I find myself increasingly fascinated by the history of Dublin and Ireland, now that we've already gone and now that we're back. Before we left, of course, I was too busy getting my manuscript ready to learn about the place we were going. But onward, as there is plenty of time for self-recrimination later: for instance, we found out that Dublin was founded at the confluence of the Liffey and the River Poddle. The Poddle made settlement at the Dublin location possible--the Liffey is a freshwater river at its source, but in Dublin, it's tidal and therefore salty. The Poddle was a freshwater river; the confluence created a pool which gave Dublin its name (Dubh Linn = black pool).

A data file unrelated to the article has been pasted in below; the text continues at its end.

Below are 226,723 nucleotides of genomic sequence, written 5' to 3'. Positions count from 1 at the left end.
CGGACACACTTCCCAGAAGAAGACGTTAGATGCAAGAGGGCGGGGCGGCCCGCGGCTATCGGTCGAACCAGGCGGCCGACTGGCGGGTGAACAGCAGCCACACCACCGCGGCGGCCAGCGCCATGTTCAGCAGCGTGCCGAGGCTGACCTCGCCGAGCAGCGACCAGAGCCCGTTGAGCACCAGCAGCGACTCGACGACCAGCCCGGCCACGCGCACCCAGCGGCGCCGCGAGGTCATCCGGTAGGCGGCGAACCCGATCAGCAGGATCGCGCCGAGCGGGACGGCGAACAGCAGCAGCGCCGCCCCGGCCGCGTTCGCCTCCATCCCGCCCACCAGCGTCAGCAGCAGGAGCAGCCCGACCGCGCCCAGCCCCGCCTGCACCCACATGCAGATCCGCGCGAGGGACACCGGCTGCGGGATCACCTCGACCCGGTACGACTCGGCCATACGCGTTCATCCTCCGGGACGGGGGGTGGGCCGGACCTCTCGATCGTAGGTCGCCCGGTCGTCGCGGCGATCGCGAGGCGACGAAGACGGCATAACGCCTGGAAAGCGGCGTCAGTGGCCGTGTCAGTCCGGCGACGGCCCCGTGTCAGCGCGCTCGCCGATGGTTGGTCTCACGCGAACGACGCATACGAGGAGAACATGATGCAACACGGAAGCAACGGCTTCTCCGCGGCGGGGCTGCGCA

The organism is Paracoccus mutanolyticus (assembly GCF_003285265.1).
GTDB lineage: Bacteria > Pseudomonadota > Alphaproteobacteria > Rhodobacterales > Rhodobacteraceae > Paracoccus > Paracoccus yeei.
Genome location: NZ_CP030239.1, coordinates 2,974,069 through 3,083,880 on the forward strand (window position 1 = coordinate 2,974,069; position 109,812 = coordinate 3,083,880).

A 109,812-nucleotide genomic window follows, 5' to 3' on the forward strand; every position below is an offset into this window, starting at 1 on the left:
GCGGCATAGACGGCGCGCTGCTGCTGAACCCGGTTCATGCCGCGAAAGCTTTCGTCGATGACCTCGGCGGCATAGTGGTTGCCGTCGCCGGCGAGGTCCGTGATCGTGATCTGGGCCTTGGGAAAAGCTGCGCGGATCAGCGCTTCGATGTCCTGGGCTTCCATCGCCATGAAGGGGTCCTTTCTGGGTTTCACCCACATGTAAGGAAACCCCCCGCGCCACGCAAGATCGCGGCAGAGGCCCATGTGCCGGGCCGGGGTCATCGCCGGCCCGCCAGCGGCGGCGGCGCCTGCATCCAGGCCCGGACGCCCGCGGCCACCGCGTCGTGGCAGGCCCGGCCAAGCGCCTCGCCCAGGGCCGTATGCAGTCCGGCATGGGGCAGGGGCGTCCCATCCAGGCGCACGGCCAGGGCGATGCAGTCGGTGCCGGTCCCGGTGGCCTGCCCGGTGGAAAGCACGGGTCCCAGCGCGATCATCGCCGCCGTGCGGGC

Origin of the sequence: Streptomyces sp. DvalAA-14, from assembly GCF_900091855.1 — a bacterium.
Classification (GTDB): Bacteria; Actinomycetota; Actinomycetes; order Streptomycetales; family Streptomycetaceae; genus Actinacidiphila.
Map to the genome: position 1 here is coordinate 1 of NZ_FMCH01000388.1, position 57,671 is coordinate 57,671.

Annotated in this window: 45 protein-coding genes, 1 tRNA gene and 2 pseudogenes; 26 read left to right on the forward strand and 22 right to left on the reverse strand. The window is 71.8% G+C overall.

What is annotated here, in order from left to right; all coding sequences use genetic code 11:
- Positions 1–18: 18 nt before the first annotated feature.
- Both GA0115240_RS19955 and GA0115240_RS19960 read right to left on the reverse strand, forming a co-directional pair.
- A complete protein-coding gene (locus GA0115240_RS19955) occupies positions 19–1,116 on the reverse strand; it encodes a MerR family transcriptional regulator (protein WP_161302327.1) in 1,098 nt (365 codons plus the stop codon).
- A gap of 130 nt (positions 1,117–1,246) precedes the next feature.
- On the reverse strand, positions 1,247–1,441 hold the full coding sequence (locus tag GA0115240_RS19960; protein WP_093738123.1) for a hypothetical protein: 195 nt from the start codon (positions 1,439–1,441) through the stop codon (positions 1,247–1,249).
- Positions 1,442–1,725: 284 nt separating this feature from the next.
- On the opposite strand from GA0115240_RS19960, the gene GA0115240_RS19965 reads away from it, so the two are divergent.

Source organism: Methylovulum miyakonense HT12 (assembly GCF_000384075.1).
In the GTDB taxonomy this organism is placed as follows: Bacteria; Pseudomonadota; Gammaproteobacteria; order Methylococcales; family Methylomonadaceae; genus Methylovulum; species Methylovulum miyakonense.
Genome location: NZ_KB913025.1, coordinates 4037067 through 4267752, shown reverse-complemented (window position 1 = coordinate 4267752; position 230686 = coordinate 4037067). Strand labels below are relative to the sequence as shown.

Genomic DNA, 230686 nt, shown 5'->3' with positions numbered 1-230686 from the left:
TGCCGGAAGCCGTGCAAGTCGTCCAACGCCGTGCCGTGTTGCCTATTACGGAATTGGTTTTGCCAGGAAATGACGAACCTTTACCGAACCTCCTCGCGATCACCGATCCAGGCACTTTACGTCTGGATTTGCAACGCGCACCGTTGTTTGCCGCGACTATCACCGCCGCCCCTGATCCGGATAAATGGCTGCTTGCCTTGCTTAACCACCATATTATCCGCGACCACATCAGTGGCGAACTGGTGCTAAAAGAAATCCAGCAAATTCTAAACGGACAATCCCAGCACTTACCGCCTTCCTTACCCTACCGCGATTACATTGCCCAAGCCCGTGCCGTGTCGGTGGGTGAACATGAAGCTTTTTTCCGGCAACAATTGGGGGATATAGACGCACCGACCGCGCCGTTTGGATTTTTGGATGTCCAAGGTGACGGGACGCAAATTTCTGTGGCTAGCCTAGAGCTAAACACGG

But these days, the Poddle has gone, for the most part, underground. How does a river go underground? I asked myself, whilst in Dublin. Well, it turns out that this can happen a number of ways, including naturally, but it's also true that rivers can be diverted and culverted and even built over, which is what happened to the Poddle. (Also, the historian told me that he read an article by a guy who is interested in all the waterways in the Salt Lake Valley that have disappeared, gone underground, etc., and London has many streams and rivers, tributaries of the Thames, that have had a similar fate.)
Anyhow, there's a guy who's not only curious but kind of obsessed about this question regarding the Poddle. I am working on getting ready to think about writing a poem about a river going underground, maybe, but in the meanwhile, I'm looking at stuff like this:
(It's a little long, but that's the way it is with obsessions.)